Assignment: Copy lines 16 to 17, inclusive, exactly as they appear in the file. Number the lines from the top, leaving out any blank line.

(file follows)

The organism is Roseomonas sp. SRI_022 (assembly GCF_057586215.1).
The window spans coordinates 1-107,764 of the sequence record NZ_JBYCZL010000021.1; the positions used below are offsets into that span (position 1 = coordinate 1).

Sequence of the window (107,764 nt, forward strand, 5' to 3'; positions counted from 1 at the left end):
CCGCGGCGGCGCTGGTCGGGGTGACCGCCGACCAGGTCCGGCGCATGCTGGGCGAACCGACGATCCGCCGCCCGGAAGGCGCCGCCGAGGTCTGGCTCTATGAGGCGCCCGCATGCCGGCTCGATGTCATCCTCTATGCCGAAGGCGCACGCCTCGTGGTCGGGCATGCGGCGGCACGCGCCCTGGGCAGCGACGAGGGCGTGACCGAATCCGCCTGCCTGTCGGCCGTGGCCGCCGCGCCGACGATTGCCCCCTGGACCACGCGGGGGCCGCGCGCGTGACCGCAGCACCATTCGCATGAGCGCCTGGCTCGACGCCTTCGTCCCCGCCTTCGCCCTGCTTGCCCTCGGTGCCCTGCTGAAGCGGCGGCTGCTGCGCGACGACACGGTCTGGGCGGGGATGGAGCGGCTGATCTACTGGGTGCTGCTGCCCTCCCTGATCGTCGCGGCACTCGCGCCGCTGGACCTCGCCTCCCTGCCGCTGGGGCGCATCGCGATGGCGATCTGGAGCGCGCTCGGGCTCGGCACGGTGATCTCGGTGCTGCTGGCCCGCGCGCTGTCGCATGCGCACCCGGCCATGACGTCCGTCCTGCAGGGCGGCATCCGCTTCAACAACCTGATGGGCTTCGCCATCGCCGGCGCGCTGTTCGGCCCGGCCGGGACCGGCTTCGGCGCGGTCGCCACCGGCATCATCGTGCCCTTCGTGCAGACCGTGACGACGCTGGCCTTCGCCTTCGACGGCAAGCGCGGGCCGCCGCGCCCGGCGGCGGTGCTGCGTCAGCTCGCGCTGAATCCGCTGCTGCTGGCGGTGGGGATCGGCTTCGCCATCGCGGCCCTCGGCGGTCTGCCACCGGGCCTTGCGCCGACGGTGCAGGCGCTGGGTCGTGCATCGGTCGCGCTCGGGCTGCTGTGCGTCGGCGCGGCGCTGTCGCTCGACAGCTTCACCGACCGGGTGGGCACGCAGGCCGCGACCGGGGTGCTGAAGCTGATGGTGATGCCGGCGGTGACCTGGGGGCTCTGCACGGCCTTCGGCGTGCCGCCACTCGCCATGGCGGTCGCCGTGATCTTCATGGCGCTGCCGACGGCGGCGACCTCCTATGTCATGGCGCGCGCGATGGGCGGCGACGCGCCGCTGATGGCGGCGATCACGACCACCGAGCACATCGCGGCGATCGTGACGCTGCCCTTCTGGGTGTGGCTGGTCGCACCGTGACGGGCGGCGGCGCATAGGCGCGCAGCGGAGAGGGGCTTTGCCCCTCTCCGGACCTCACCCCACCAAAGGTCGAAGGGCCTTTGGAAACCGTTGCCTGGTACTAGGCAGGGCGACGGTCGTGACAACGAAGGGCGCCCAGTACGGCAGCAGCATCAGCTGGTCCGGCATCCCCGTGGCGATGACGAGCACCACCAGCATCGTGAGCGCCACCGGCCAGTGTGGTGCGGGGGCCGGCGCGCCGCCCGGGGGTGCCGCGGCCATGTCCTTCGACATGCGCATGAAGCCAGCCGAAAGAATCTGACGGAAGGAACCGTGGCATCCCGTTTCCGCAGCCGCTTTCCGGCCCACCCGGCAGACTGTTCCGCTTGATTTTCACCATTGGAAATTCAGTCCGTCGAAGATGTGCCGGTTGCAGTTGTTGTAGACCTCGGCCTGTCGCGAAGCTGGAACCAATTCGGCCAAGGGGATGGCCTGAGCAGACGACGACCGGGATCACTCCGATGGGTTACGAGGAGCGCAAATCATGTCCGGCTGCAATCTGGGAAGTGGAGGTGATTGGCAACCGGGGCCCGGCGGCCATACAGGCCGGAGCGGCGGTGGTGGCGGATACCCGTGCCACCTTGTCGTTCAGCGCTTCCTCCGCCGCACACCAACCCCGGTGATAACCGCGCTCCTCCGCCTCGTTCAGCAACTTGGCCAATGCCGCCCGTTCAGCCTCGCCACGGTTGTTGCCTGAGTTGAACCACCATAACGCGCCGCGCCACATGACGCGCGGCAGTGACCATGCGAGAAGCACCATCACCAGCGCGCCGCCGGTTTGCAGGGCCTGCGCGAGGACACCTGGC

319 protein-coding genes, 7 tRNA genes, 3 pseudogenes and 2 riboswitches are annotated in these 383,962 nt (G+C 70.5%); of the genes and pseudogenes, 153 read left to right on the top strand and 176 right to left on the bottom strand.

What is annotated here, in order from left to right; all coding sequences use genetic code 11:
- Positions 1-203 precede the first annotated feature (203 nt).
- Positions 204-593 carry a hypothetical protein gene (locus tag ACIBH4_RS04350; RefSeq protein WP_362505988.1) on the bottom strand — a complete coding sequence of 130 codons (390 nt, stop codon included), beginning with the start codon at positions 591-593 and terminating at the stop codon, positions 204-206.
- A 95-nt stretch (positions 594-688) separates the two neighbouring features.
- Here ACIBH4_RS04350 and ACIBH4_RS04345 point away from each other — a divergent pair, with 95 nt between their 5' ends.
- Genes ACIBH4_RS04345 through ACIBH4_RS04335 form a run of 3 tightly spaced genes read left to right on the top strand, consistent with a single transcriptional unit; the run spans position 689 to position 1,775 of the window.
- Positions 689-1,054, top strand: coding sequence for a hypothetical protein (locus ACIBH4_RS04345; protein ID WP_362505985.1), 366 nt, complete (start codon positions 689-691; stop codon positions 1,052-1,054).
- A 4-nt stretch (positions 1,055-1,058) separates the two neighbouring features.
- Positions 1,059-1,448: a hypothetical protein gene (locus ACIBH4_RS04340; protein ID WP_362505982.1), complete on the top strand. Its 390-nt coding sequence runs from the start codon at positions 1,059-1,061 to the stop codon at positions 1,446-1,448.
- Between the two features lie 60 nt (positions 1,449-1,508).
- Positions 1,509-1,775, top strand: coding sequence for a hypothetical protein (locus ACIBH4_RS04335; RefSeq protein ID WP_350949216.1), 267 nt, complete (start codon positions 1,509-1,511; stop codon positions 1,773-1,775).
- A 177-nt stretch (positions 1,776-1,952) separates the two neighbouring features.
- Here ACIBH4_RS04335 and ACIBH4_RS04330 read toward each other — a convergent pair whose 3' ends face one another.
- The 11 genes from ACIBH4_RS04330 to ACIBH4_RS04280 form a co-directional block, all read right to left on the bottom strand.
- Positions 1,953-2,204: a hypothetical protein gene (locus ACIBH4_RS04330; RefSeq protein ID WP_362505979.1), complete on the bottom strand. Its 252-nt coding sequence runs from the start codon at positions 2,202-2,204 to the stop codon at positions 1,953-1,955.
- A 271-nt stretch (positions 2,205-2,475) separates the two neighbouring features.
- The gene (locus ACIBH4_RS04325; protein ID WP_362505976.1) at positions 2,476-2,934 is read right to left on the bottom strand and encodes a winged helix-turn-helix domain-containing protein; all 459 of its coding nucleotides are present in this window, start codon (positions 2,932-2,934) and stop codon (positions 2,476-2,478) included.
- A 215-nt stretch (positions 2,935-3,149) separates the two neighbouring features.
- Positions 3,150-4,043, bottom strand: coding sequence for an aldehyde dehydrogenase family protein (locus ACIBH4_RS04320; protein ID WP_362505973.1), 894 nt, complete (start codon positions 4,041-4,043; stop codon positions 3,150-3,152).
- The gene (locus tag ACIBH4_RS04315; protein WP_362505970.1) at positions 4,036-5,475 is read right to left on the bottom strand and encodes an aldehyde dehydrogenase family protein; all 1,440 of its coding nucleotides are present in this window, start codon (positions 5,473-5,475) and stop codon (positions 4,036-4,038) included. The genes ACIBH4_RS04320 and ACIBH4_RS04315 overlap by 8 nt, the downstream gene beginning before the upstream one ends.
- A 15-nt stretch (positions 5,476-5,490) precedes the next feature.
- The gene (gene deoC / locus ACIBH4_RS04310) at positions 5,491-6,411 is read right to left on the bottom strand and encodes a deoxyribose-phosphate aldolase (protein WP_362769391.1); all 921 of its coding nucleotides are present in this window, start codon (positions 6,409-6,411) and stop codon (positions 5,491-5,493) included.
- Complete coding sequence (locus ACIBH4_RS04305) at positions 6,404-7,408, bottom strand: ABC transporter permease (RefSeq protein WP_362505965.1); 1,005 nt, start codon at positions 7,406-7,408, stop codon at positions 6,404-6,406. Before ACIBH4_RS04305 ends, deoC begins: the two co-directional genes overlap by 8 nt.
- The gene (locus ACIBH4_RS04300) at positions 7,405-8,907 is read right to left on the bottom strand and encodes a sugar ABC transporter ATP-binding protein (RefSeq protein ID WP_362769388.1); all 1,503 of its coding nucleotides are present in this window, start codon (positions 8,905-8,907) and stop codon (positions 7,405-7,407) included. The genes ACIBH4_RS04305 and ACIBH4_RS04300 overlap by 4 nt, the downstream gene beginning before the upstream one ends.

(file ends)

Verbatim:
- Positions 1,509-1,775, top strand: coding sequence for a hypothetical protein (locus ACIBH4_RS04335; RefSeq protein ID WP_350949216.1), 267 nt, complete (start codon positions 1,509-1,511; stop codon positions 1,773-1,775).
- A 177-nt stretch (positions 1,776-1,952) separates the two neighbouring features.